When I was a boy I used to enjoy visiting my grandparents and one of my favorite objects in their living room was a globe where the countries would light up as different colors when I switched the globe on. After seeing all of these countries I would often go to the trusty Encyclopaedia Brittanica on the bookshelf to find out more about these places and what people actually did there. The power of maps is that they help us to think about where we are in relation to other people and places.
Last week I wrote a post about the significance of global connections for stimulating innovation and a few comments and tweets got me thinking about the importance of having a global innovation map. John Hagel tweeted that he wasn’t convinced that the global connections were more important than local, implying that both were probably important. The post resonated with Karen Fu in Singapore. If you live in Singapore the importance of international connections for creating wealth is strikingly obvious. Singapore exists because of these connections.
Ned Kumar left a comment to the effect that some places are the international hubs for certain skills and industries so therefore the value of local connections will be greater than international ones. I can’t fault the logic here, Ned. The research study I referred to in the post used a sample of Norwegian firms so the importance of international connections in most industries will be much greater in that country because of the relative size of the population.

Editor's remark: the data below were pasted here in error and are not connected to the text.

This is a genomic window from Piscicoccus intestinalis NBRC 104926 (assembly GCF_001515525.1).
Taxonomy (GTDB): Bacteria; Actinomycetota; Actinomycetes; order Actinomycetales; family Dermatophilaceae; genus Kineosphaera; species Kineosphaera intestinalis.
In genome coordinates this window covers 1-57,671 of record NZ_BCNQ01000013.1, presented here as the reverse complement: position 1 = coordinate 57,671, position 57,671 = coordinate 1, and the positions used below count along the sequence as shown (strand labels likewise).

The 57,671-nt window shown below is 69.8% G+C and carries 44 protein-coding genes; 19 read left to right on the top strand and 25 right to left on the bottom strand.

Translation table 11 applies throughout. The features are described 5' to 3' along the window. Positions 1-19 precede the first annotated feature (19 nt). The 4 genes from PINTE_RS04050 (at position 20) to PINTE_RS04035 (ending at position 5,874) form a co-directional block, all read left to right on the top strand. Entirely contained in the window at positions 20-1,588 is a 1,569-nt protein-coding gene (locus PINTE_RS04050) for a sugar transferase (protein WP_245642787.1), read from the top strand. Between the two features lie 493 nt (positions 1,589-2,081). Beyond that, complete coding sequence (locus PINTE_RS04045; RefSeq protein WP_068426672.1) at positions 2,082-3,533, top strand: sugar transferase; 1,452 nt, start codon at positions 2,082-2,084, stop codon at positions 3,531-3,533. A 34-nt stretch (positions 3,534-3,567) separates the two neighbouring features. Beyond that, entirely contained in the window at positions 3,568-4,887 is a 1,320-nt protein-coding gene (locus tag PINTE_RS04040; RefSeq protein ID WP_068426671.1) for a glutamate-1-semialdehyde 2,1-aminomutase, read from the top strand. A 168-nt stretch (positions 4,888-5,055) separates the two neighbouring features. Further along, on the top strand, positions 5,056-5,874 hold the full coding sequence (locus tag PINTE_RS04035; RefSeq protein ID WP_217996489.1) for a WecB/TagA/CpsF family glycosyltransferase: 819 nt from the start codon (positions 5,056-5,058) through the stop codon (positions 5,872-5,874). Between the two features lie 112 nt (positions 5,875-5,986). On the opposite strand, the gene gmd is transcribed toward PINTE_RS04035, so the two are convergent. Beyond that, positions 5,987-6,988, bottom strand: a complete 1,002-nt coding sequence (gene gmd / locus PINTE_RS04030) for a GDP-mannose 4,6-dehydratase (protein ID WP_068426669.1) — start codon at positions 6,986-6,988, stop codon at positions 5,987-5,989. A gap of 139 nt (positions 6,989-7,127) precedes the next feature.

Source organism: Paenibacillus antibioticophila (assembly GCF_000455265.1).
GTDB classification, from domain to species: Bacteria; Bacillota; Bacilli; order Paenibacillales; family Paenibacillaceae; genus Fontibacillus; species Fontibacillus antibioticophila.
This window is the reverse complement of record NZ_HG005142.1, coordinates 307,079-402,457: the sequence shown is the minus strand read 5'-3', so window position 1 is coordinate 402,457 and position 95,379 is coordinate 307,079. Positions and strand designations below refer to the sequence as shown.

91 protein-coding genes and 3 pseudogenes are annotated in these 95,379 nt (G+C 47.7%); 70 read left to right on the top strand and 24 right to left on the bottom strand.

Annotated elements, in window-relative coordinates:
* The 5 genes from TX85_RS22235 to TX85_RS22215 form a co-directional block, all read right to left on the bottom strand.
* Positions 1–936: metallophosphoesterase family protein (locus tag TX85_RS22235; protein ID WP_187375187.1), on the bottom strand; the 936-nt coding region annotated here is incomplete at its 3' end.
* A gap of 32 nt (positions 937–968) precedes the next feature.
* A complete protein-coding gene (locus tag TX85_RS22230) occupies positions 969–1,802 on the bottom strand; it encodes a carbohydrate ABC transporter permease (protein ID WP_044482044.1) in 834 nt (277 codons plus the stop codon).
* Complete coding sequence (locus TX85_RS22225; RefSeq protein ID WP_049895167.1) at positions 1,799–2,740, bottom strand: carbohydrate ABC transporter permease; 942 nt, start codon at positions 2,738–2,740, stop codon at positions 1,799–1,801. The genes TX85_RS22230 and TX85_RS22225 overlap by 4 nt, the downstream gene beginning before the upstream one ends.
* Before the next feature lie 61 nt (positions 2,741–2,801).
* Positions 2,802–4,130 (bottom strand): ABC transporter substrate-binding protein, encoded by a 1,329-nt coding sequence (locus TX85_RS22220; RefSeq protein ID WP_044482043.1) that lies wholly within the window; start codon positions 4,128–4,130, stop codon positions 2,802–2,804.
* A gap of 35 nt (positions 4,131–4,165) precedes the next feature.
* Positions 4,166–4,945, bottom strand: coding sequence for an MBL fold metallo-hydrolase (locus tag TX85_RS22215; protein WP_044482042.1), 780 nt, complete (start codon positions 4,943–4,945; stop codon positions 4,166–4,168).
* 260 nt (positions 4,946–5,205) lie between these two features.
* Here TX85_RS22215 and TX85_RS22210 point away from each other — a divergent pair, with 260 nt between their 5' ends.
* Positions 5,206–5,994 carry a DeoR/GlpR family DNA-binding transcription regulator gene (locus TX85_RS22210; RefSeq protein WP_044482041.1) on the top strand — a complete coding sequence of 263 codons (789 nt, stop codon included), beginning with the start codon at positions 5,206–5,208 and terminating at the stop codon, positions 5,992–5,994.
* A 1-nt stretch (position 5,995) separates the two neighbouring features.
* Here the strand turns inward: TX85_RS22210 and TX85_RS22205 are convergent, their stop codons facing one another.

After considering these comments, I think that we need have our own innovation globe to keep thinking about where we need to connect to in order to find the existing hubs of expertise and the emerging hotspots of new ideas and technology. It doesn’t have to be an exhaustive searching exercise but it probably does need to be done at least annually so we can at least see what we need to find out about (and Google is a whole lot more powerful and quicker than the encyclopaedia).
The Royal Society has just released a report on the global map of research and development. While the geography of the core of R&D still lies in Europe and the US it shows some very surprising trends about how quickly other centers are emerging as new leaders in science and technology.
The fast moving cities are mainly based on or near the Chinese coast with Sao Paolo in Brazil also emerging rapidly as a front runner. If I was a CEO of a business based in the old centers of Europe and the USA I’d be wanting to know exactly what was going on in these regions. While companies in Europe and the US might be in the clusters of today, they need international pipelines to reach out to the clusters of tomorrow.
Editor’s Note: You may also want to check out Braden Kelley’s article Building a Global Sensing Network
John Steen is a Lecturer in Innovation Management in the University of Queensland Business School. He blogs about innovation at the Innovation Leadership Network.